I was thinking again about that local official in Paoua. He has another constraint – he can’t even get to see the area he administers. It's quite in contrast with my own role - I am traveling right across this region to make sure our relief efforts are working and to see what can be improved. Yet, as a fellow civil servant, he cannot go beyond the dusty edge of town, where a laconic policeman with an automatic rifle sits next to a barrier. Over the barrier, the rebels are in control.
There is stability, of sorts. An uneasy ceasefire persists between government and rebels. But other armed groups complicate the picture, and security is fragile. Across the bush, there is a delicate mosaic of areas of control, their boundaries shifting as the different groups flex their muscles.
Under a tree in the bush, we stopped to talk to the softly spoken local leader of the rebels. Important to talk to these guys - I wanted to be sure humanitarian workers can get on with the job of providing vital relief to villages in the area, whether it's supplying food or supporting education projects. We were well outside Paoua on the dusty track that leads to Cameroon. Yes, he said, the relationship with the humanitarian workers was fine, as long as they stay neutral. We left him then, surrounded by his soldiers – just ordinary young men in trainers and jeans, bandanas, shades. Some of their homemade weapons were held together with brass wire.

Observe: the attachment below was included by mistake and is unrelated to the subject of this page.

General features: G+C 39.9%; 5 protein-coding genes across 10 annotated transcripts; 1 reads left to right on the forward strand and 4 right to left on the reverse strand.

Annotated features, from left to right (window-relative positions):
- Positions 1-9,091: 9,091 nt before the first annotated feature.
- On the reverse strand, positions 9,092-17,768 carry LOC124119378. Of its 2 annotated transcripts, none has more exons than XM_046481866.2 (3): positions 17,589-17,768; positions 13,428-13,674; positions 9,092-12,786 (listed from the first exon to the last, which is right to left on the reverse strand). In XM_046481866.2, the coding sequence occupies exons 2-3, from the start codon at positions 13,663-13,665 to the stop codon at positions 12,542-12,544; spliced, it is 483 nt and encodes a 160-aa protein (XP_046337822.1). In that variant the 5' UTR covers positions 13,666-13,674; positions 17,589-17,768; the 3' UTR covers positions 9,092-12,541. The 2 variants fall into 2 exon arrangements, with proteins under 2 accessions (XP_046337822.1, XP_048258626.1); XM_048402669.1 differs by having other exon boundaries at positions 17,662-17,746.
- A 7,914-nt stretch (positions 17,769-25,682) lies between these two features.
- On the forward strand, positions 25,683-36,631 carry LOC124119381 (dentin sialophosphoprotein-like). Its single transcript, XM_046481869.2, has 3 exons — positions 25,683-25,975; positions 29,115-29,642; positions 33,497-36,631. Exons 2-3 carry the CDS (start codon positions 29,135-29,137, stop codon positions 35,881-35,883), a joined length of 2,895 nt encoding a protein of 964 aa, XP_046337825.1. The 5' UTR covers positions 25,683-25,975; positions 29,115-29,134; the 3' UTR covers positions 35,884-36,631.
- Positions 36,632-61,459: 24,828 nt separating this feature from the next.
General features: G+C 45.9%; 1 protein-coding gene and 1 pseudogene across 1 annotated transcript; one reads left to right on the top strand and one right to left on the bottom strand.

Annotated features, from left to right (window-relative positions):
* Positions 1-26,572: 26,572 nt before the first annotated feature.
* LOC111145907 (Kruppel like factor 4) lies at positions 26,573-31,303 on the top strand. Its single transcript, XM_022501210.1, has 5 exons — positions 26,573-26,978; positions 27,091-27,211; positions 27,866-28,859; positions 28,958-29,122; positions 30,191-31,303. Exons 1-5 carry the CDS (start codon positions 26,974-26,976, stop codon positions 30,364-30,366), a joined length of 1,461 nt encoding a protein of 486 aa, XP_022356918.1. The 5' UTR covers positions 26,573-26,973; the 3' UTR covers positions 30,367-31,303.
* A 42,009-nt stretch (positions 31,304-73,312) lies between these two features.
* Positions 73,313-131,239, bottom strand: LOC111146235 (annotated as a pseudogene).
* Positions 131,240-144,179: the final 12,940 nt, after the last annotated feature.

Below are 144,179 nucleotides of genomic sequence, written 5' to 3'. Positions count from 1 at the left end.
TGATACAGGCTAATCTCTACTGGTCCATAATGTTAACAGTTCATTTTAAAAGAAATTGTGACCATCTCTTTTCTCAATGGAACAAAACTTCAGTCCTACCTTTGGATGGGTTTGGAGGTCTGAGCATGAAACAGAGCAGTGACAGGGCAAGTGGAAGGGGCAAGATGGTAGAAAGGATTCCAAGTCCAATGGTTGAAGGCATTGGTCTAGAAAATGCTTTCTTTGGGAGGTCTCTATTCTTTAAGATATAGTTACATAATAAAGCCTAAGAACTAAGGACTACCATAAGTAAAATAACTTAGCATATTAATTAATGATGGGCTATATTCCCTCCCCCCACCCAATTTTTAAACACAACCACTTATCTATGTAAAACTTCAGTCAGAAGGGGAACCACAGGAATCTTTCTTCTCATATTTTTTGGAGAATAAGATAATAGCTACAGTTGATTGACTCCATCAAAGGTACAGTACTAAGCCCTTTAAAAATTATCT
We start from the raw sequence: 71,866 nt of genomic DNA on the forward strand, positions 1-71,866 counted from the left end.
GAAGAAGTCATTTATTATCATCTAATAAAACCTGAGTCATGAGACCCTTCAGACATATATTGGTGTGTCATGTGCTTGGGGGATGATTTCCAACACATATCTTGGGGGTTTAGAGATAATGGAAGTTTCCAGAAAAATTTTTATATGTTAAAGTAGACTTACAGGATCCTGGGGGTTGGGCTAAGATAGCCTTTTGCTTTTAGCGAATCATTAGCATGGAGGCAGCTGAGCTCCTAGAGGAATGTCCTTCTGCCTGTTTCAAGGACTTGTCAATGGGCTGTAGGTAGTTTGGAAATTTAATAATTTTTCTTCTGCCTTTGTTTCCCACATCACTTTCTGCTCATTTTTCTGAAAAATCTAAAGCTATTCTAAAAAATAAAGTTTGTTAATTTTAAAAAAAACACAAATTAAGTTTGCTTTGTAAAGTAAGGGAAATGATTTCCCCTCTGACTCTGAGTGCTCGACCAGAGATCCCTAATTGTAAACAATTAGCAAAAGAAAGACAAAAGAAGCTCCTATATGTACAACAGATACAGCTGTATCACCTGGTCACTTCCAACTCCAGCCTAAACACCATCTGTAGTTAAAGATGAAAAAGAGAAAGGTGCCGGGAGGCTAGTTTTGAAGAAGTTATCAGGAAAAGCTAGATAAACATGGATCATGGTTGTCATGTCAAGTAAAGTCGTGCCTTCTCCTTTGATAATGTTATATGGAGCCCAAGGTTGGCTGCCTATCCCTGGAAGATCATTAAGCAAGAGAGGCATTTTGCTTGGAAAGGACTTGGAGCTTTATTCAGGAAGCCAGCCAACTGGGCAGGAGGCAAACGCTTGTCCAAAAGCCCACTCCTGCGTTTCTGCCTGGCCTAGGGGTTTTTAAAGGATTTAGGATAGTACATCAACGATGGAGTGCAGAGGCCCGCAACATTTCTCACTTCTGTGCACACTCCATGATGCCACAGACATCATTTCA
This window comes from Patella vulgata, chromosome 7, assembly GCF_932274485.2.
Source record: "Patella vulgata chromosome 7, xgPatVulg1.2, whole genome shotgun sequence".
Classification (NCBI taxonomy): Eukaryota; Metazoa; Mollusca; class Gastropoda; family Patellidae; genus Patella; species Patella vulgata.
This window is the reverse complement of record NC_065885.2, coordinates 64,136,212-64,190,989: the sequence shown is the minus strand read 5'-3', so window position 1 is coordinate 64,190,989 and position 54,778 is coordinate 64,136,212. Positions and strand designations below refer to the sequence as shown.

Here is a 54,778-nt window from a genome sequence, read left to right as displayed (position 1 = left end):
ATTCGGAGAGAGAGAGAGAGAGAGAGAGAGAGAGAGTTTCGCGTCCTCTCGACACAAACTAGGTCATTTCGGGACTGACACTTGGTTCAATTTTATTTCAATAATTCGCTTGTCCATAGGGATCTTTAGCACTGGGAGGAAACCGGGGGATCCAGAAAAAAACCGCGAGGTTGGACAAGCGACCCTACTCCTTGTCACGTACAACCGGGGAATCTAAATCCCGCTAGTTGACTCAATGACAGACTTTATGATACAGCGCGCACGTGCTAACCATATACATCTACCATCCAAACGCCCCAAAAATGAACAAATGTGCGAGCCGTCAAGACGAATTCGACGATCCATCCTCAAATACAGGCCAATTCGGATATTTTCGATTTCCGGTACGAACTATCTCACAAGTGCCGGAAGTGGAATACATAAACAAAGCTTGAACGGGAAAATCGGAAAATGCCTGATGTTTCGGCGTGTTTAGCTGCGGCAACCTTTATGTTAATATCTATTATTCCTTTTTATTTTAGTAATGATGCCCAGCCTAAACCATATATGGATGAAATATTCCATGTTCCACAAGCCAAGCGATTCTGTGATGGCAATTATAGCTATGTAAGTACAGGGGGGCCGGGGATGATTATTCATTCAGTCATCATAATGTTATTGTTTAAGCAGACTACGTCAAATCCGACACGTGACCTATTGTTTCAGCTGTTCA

Beyond collecting “taxes” from the locals to sustain themselves, the rebels present a decreasing threat to the surrounding population. The roaming bandits are scarier, as they are only intent on pillage – in the Central African Republic it is estimated that half of all displacement is caused by their activities as they come through and burn everything in their path. Around Paoua, because the rebels exert a degree of control, the bandits are less active than they were, although the threat remains. And accordingly, some of the villages further south have set up their own self-defence groups, a sort of home-guard.
Not far from here last week, the rebels clashed again with the government; apparently some dispute involving Peuhl tribesmen, and a few herd of cattle. In the ensuing spat, 49 houses were burnt, and another several thousand people were added to the total of those living rough in the bush. Even though there is a tentative political process underway, and much talk of the rebels handing in their arms, it seems to me that there is going to be the need for relief interventions for some time to come.